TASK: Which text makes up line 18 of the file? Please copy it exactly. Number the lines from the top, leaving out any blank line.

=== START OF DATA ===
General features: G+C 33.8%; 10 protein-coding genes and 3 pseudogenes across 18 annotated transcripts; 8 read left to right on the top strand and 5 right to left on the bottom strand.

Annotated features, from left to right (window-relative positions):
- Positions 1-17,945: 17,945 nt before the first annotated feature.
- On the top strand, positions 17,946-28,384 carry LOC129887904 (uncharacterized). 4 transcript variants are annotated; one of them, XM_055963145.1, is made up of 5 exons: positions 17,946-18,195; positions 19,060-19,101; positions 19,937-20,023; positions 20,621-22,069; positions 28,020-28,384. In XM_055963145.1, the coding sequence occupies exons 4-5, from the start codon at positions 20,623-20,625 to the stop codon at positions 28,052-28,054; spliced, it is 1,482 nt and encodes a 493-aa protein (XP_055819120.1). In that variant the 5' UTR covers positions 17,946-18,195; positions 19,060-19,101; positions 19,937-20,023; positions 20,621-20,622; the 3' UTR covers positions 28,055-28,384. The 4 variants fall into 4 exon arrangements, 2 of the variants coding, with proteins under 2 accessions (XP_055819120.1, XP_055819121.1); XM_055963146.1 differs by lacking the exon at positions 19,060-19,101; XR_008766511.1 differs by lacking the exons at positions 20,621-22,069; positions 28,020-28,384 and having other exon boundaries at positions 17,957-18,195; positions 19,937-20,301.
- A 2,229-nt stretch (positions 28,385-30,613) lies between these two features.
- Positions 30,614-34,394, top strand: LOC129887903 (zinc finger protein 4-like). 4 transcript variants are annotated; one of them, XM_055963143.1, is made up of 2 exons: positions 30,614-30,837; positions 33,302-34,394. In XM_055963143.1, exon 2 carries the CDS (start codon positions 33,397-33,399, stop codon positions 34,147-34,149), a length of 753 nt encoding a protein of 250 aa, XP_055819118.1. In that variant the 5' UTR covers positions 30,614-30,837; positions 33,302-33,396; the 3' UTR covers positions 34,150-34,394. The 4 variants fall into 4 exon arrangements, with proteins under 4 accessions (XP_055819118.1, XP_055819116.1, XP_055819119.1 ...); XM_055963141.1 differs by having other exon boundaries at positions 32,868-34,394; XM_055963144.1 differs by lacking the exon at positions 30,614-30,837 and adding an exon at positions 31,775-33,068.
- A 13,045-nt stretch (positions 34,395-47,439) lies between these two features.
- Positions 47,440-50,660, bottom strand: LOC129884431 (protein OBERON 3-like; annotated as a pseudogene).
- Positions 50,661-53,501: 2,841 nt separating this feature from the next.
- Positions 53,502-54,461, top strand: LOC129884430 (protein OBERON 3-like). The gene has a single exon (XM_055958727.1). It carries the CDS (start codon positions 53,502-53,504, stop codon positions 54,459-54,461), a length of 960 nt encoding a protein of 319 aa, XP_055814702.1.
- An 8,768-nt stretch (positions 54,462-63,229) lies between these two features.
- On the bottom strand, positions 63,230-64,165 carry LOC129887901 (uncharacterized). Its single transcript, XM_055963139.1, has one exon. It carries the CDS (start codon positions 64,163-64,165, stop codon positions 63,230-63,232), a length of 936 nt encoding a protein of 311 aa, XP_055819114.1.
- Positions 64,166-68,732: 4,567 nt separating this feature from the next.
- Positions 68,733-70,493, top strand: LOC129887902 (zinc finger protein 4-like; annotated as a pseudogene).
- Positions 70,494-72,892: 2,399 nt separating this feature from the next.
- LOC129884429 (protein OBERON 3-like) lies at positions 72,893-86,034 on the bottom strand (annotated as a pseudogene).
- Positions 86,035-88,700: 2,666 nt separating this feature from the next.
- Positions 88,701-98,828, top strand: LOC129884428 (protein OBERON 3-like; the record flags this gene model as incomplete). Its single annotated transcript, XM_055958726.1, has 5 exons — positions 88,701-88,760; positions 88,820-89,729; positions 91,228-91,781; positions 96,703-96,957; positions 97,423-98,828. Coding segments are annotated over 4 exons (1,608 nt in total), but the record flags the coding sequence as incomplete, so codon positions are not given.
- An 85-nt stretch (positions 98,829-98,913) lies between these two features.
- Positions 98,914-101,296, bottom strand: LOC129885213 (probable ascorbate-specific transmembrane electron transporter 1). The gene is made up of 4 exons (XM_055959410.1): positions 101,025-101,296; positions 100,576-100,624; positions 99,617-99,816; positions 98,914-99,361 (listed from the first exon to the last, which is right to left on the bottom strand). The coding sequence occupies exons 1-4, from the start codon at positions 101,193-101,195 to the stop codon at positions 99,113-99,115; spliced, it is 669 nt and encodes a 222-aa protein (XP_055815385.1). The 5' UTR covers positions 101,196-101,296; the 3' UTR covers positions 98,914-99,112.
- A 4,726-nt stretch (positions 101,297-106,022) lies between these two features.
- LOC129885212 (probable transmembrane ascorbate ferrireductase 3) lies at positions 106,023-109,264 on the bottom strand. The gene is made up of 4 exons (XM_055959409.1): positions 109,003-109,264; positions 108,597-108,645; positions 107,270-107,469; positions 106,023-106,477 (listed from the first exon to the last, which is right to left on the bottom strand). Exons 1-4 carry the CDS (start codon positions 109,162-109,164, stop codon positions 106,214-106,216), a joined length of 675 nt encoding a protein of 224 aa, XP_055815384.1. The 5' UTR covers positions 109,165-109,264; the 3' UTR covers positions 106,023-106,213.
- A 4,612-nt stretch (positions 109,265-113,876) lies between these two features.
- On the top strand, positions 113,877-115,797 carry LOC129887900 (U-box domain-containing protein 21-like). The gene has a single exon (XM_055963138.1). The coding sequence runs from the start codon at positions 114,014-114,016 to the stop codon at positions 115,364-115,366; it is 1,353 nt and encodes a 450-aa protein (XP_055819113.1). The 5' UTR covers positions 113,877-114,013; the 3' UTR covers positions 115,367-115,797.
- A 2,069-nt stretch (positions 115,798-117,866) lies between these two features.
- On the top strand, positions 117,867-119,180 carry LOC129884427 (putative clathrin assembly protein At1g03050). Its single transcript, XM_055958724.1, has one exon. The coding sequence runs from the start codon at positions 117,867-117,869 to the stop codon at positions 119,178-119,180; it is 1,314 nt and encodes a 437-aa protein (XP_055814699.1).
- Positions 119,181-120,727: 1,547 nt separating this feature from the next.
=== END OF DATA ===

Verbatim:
- Positions 88,701-98,828, top strand: LOC129884428 (protein OBERON 3-like; the record flags this gene model as incomplete). Its single annotated transcript, XM_055958726.1, has 5 exons — positions 88,701-88,760; positions 88,820-89,729; positions 91,228-91,781; positions 96,703-96,957; positions 97,423-98,828. Coding segments are annotated over 4 exons (1,608 nt in total), but the record flags the coding sequence as incomplete, so codon positions are not given.